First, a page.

By Rebecca Bulnes
By Laurie Charles
By Chuck Strouse
By Lee Zimmerman
By Laurie Charles
By Falyn Freyman
By Hans Morgenstern
True metal, hardcore, and punk junkies aren't strangers to the long and illustrious recorded legacy of Mike "IX" Williams. Influential on all fronts, especially with well-respected New Orleans sludge band Eyehategod, he has made massive contributions — as a musician, former editor of Metal Maniacs, and freelance music journalist — to underground American music over the past four decades. However, as a man of multiple personalities, Mr. IX is often unpredictable and occasionally irascible.
So to say this interview got off on the wrong foot is something of an understatement. But sometimes questions must be asked. And though brief and to the point, Williams still took the time to indulge a few questions concerning his most recent outfit, Corrections House, an experimental collaboration with Neurosis's Scott Kelly, Nachtmystium's Sanford Parker, and Yakuza's Bruce Lamont.
Read on to learn whether Mike likes Miami, why the so-called supergroup is bullshit, and how to "destroy/annihilate/depress/confuse."
5501 NE 2nd Ave.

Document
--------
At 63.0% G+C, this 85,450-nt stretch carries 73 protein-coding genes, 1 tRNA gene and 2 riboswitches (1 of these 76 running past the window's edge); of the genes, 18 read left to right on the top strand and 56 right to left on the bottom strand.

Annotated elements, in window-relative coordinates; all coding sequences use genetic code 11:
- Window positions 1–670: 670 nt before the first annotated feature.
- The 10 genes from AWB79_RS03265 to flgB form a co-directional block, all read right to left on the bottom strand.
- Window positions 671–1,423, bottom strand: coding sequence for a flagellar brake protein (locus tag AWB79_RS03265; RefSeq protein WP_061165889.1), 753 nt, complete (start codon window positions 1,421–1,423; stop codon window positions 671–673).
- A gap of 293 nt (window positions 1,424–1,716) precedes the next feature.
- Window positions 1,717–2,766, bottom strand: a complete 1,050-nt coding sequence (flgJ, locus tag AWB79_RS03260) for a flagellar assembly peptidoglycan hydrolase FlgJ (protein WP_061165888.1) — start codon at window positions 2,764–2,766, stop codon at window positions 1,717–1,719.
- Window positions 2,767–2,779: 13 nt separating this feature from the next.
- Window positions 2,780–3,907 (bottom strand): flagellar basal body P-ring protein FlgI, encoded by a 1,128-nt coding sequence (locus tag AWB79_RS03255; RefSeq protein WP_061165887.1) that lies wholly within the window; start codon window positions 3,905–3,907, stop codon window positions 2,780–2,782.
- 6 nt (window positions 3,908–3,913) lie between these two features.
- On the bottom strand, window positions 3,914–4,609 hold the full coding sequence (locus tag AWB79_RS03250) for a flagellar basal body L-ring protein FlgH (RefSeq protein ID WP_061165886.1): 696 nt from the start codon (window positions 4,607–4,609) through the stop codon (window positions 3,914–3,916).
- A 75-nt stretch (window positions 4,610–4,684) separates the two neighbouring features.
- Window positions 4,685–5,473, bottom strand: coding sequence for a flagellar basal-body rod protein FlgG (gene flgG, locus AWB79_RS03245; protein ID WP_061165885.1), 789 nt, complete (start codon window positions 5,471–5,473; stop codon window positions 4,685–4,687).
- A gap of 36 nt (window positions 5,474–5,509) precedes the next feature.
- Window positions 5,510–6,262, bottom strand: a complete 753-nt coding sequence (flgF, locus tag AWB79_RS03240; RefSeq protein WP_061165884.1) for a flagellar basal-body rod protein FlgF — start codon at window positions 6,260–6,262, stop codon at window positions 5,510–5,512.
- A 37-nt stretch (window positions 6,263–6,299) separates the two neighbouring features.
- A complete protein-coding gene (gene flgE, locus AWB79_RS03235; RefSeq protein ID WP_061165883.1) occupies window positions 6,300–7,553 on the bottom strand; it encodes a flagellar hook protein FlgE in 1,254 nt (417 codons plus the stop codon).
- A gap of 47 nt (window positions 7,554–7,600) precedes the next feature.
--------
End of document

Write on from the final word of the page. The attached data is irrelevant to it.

Miami, FL 33137
Category: Bars and Clubs
Region: Midtown/Wynwood/Design District
New Times: How did Corrections House come to be? The members certainly share some background, but the direction of the band is not something fans might expect from you guys.
Mike IX: I just wanna start this interview off saying we are not doing any interviews. I will answer the questions as best I can.
The direction is where we want to take it. And no, it's probably not what folks think.
You were here last year with Eyehategod. Any thoughts on your South Florida experience?
I've always had a good experience in Miami and Florida in general. Speedfreek's Roger [Forbes] has taken good care of us in the past.
What should the Miami crowd expect from Corrections House, given the outfit's slightly more experimental approach? Is this is a new venue for expression? Is it more for you than for the fans?
It's for the people who come to the shows. However, please come out with an open mind. It's not a new venue of expression at all if you've followed the individual members. The reason we are touring together is because we have all been doing our own thing, on our own terms, for a long, long time and felt it was time for us to collaborate.
You've been involved with Eyehategod since 1988. Most recently, you've been in Arson Anthem, which could be compared to Corrections House because they both get the supergroup tag. But when I think of supergroups, I think of inflated egos and a thousand directions. How does this group work?
The concept of supergroup is a ridiculous idea made up by the media. Next question.
What are the objectives of the Corrections House tour?
The objective is to destroy/annihilate/depress/confuse [with an] experimental/spoken-word/acoustic and end-times collaboration.